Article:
Sandler: “I know that we had a bunch of different hats in the house. I would run down the hallway and throw on a different hat and try and do an impression of somebody, or an accent, anything to make the man happy. My father was usually laying in his bed in his underwear. If he was laughing, I’d see his belly shaking.”

Barrymore: “The belly meter.”

Sandler: “The belly meter, exactly. If it was shaking for more than 20 seconds, we knew we had a good bit going.”

On maturity:

Sandler: “All right now. If the Drew Barrymore from Blended, the one we’re talking to right now, could give the Drew Barrymore from ET some advice, what would it be?”

Barrymore: “All you want to do is make you realize as a kid that it’s going to be OK. But no matter what you say, you’re still going to have to go through embarrassments, heartaches, tragedies, all these things. I would say, you have to believe and never lose sight that things will be ok. I trend to distrust that sometimes. Sorry to be heavy about it.”

On kitchen wizardry:

Sandler: “I’ve got a question for you, young lady. You do like to cook. You’re a great cook. You’ve been working hard at it. What are you going to prepare me – well, my wife will cook for me for my birthday, so the day after my birthday?”

Barrymore: “Do you like spaghetti and meatballs?”

Sandler: “That is a very good idea.”

Barrymore: “I make a very good from scratch spaghetti and meatballs. I like to keep it simple. It’s ricotta and a little bit of parsley, bread crumbs, eggs, all the normal. A little bit of ground fennel. All beef. A really good marinara sauce that’s not too acidic. A little bit of carrots and tomatoes cuts the acid. And a really nice al dente pasta. To me textures and cooking times are everything.”

Sandler: “Thank you, Drew. I’m looking forward to it.”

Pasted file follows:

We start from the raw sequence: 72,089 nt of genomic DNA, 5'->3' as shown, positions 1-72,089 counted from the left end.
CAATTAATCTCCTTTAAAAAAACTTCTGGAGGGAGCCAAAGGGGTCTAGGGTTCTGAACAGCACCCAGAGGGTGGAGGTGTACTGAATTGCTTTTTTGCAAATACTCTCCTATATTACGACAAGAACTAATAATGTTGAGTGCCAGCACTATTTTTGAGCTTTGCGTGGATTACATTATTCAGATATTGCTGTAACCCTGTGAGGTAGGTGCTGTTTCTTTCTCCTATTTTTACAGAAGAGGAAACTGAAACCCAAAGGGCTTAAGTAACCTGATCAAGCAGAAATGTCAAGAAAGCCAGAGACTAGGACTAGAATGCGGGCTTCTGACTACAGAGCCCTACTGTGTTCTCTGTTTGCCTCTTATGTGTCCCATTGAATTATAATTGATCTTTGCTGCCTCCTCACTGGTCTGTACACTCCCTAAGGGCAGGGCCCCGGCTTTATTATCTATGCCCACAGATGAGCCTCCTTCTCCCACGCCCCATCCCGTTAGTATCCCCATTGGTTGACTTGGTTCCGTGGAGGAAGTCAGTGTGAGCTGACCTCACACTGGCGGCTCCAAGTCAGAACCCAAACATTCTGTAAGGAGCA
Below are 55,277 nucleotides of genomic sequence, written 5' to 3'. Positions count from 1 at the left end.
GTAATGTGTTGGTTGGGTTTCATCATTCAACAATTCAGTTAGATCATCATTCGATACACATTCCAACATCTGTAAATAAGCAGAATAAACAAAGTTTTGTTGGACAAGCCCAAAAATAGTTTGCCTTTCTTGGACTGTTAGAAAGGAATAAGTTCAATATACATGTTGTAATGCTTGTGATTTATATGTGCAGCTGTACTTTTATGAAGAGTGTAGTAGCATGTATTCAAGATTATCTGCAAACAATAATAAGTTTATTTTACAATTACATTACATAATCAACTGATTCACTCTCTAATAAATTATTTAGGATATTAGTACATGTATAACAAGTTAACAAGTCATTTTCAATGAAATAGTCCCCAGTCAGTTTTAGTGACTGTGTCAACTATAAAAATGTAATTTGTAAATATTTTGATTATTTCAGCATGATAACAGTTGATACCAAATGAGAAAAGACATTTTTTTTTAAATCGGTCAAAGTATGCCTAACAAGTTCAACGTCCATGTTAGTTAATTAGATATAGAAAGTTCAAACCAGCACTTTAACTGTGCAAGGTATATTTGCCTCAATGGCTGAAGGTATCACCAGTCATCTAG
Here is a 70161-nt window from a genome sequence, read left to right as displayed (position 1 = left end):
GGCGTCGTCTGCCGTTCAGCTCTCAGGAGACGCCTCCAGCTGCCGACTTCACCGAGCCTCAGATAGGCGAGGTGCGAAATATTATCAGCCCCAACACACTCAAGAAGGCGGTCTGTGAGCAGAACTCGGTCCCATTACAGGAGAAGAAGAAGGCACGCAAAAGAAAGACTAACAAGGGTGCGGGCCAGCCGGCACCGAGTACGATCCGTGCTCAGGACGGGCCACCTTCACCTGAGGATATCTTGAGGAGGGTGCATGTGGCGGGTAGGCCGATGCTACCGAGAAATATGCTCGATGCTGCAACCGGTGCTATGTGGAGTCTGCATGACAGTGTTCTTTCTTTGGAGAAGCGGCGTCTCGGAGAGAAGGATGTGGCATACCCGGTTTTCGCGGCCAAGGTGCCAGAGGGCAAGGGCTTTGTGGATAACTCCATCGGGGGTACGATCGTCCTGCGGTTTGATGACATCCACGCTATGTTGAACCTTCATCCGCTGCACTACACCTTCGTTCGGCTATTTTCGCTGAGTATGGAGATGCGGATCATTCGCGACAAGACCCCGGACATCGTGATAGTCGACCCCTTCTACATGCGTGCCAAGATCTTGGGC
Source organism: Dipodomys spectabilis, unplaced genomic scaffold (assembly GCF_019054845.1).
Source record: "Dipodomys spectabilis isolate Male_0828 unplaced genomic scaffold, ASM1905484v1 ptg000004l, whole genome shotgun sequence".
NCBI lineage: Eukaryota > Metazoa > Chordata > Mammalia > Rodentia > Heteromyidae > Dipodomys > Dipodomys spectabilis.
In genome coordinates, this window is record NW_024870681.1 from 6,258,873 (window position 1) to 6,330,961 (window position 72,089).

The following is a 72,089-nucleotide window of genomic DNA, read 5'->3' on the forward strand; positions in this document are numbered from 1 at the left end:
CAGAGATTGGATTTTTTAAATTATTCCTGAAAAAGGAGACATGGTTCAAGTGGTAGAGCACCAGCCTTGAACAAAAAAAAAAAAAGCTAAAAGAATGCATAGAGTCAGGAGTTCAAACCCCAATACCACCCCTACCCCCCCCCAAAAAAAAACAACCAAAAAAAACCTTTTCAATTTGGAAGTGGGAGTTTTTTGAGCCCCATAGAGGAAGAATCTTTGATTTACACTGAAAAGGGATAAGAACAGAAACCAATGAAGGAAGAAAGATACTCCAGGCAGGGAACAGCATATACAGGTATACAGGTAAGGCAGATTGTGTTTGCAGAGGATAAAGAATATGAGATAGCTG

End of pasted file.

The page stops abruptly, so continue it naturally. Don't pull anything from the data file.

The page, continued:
On manliness:

Barrymore: “If you had to fight Clint Eastwood or Charles Bronson, who would you pick?”

Sandler: “Oh, good one, man. I couldn’t do either one. I wouldn’t fight back. I love them both.”

Barrymore: “But if you had to?”

Sandler: “Eastwood, the whole fight you’re thinking, when is the baboon going to come out?”

Barrymore, referring to Eastwood’s 1978 classic Every Which Way But Loose: “It was an orangutan.”

Sandler: “That’s a rough one. I think even Charles Bronson would rather I hit him than Eastwood. We need Eastwood to make a few more movies. With my powerful punch, I think he’d go down like a sack of potatoes.”

On parenthood:

Barrymore: “When your daughters want to date and the guy picks them up at the door, what will you say to him?”

Sandler: “I don’t know. I’m very nervous about that. I don’t want that to happen. They’re eight and five and a half now and they have boy friends and even that gets me slightly nauseous. I don’t think I’m going to let them go out without me. I think I’ll go around with them for a while, make sure they’re driving safely. If he takes her to IHOP, I’ll sit in the booth next to them, watch them eat pancakes.”

Barrymore: “So you would say to the kid, I’ll see you in the next booth?”

Sandler: “Maybe I’ll say when he shows up: ‘You’re taking my daughter on a date? We’re going to have a lot of fun.'”